In Zimbabwe, a land audit committee appointed by President Robert Mugabe is hearing evidence from people affected by the country's land reform program.
The latest high-profile personality to take possession of a farm is High Court Judge Ben Hlatshawayo. He has been accused by the former owner, Vernon Nicolle, of breaking and entering into his home last Thursday.
Judge Hlatshwayo was appointed to the bench following the purge of the judiciary more than two years ago.
According to Mr. Nicolle's family and his lawyer, Judge Hlatshwayo instructed a worker to break down the door into Mr. Nicolle's locked home.
The public face of Zimbabwe's police force is Assistant Commissioner Wayne Bvudzijena, who is in charge of press liaison. He is also accused of illegally taking over a farm homestead last Thursday. The takeover took place even though the owner of the farm has a High Court ruling allowing him to remain on his farm and grow crops.
Mr. Bvudzijena and Judge Hlatshwayo were accompanied on their missions last Thursday by senior policemen.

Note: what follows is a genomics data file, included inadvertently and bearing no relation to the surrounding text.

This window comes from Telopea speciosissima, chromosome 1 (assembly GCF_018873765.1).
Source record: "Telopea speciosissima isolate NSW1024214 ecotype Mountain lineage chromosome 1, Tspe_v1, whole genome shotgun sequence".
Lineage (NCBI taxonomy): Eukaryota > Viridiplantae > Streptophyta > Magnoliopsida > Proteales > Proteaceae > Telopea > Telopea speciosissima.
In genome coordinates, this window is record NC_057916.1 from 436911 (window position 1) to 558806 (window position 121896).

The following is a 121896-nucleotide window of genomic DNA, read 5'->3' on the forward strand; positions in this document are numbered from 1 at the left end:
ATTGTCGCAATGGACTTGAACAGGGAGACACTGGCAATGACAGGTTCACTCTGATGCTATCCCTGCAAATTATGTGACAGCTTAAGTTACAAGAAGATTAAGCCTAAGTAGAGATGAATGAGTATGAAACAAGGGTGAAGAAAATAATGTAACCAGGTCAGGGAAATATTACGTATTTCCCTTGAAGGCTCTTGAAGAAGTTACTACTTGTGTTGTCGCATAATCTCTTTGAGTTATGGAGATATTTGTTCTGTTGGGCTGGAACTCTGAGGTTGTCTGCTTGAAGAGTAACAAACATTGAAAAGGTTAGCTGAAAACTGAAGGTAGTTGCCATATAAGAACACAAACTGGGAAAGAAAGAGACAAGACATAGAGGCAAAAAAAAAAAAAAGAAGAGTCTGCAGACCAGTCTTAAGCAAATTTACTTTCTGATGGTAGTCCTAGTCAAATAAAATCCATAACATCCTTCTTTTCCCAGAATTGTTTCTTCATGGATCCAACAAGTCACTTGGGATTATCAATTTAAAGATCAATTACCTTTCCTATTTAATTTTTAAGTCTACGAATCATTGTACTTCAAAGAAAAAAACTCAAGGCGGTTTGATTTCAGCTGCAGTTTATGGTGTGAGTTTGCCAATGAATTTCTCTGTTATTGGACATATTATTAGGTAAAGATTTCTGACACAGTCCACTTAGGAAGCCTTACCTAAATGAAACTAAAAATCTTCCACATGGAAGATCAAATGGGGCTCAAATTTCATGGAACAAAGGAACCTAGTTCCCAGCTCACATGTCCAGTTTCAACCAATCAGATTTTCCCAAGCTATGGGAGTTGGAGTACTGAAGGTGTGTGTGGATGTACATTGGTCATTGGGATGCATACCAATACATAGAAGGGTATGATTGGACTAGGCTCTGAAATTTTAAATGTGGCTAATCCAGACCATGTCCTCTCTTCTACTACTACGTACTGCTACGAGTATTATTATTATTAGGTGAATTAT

Neither of the two public officials were available for comment.
On Sunday a group of youths who claimed to be from the ruling party invaded a farm near Harare that has been leased by an opposition member of parliament, Roy Bennett.
The raid came about two days after President Mugabe said Mr. Bennett was not welcome in Zimbabwe and his possessions should be taken.
According to Mr. Bennett, about 500 people, his workers and their families, have fled the farm in terror.
Mr. Bennett says the invaders have begun killing his cattle and stealing food belonging to the workers.
Mr. Bennett has been arrested several times since he was elected to parliament two years ago. He was tortured in police cells earlier this year, and has filed charges against government security forces.
In several other areas of the country, leading ruling party officials, including at least one cabinet minister, are moving armed youth onto several white owned farms, to force the owners off.
Since farm invasions began three years ago, 90 percent of white commercial farmers have been forcibly evicted from their properties.